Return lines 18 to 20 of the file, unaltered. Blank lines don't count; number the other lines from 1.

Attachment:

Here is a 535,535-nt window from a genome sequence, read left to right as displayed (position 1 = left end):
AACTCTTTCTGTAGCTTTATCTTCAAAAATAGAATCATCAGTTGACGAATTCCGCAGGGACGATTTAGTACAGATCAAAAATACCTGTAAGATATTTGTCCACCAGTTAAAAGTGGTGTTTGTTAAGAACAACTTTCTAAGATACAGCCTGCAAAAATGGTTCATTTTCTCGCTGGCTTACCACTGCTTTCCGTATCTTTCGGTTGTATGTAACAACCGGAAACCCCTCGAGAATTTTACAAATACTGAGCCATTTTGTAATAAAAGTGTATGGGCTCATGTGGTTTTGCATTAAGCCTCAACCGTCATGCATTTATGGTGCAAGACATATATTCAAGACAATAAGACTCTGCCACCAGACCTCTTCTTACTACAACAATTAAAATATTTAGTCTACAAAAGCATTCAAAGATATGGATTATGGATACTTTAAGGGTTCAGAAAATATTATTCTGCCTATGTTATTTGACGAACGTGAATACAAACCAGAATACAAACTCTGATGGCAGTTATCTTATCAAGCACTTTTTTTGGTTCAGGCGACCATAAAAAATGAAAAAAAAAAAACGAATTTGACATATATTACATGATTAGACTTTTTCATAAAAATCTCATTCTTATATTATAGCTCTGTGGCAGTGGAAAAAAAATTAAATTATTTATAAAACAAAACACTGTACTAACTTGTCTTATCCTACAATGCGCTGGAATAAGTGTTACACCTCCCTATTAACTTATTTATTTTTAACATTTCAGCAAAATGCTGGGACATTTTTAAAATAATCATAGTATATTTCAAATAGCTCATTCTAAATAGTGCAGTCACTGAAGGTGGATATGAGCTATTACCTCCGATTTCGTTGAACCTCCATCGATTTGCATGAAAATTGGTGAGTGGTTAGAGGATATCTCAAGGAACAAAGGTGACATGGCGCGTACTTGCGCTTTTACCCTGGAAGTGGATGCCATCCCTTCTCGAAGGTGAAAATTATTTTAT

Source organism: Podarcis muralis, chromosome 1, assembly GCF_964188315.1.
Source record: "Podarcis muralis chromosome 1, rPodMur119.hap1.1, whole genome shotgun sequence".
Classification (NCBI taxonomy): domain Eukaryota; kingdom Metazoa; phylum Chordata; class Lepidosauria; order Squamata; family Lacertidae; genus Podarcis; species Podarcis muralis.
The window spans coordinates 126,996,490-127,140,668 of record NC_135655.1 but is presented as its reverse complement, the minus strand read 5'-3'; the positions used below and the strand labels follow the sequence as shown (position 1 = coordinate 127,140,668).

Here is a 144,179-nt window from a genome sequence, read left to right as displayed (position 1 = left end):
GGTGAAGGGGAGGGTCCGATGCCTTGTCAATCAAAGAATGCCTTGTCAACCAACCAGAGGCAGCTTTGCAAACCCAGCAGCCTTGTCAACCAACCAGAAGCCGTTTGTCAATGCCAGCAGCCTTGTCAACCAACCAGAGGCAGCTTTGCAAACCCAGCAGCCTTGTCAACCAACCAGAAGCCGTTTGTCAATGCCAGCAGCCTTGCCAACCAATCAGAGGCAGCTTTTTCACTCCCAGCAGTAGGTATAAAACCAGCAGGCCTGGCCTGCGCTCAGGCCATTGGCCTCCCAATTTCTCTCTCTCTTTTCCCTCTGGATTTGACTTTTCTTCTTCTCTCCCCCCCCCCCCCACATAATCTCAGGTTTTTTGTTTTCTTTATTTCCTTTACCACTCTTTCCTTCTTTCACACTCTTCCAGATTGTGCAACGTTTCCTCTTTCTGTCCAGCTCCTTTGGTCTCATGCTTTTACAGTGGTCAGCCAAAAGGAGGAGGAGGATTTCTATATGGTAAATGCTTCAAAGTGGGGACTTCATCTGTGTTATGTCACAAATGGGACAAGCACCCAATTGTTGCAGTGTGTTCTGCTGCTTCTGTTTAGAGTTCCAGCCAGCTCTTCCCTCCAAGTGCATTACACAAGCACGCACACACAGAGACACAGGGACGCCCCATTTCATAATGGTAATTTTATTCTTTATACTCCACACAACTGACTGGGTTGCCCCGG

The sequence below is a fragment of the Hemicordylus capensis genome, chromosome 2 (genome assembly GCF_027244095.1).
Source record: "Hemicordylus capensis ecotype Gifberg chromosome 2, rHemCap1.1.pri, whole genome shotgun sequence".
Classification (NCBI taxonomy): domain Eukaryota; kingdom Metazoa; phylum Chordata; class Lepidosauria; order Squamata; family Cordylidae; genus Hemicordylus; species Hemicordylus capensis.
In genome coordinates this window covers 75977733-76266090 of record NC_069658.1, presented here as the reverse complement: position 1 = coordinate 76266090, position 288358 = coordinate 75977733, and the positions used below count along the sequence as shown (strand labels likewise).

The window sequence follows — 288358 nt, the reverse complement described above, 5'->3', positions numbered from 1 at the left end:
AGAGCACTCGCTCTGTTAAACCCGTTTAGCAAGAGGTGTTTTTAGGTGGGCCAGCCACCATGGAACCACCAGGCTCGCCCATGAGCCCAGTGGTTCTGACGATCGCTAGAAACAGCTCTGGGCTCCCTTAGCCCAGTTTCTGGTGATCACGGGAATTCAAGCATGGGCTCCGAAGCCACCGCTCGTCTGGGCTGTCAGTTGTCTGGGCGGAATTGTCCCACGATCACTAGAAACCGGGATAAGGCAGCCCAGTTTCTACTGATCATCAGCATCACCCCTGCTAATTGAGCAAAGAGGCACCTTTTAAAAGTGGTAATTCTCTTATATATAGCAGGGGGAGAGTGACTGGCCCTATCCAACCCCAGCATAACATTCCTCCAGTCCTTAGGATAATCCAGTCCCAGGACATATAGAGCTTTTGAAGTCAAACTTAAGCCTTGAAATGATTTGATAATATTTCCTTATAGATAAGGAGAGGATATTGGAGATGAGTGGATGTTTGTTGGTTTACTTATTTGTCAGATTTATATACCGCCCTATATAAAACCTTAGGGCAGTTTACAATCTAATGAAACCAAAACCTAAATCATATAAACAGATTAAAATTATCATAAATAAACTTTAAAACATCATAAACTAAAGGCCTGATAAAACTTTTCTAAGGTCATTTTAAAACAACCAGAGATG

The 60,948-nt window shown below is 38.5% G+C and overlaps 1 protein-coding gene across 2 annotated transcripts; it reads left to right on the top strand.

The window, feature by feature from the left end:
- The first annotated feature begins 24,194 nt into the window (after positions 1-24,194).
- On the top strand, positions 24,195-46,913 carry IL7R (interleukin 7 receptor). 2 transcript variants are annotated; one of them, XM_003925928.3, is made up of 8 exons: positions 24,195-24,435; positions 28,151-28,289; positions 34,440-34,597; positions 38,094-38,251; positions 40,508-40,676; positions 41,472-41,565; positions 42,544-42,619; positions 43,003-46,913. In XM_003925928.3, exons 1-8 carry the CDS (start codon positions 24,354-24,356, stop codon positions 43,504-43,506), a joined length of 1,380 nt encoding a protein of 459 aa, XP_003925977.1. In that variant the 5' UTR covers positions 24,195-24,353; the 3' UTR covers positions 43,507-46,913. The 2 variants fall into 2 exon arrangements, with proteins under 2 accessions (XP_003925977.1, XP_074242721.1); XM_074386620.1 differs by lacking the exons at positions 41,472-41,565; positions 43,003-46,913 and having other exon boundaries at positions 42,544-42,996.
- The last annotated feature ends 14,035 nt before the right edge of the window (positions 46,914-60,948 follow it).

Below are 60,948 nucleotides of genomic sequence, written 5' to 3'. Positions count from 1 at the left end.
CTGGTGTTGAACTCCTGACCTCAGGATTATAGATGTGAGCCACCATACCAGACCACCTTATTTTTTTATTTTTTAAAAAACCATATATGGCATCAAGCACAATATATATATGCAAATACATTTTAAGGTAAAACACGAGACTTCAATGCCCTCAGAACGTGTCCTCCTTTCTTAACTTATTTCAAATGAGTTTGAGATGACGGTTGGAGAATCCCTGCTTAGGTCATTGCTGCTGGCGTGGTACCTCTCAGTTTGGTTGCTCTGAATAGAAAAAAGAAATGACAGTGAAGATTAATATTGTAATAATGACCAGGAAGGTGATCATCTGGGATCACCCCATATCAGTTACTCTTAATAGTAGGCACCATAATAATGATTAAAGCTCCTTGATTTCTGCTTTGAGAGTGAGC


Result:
- On the top strand, positions 24,195-46,913 carry IL7R (interleukin 7 receptor). 2 transcript variants are annotated; one of them, XM_003925928.3, is made up of 8 exons: positions 24,195-24,435; positions 28,151-28,289; positions 34,440-34,597; positions 38,094-38,251; positions 40,508-40,676; positions 41,472-41,565; positions 42,544-42,619; positions 43,003-46,913. In XM_003925928.3, exons 1-8 carry the CDS (start codon positions 24,354-24,356, stop codon positions 43,504-43,506), a joined length of 1,380 nt encoding a protein of 459 aa, XP_003925977.1. In that variant the 5' UTR covers positions 24,195-24,353; the 3' UTR covers positions 43,507-46,913. The 2 variants fall into 2 exon arrangements, with proteins under 2 accessions (XP_003925977.1, XP_074242721.1); XM_074386620.1 differs by lacking the exons at positions 41,472-41,565; positions 43,003-46,913 and having other exon boundaries at positions 42,544-42,996.
- The last annotated feature ends 14,035 nt before the right edge of the window (positions 46,914-60,948 follow it).

Below are 60,948 nucleotides of genomic sequence, written 5' to 3'. Positions count from 1 at the left end.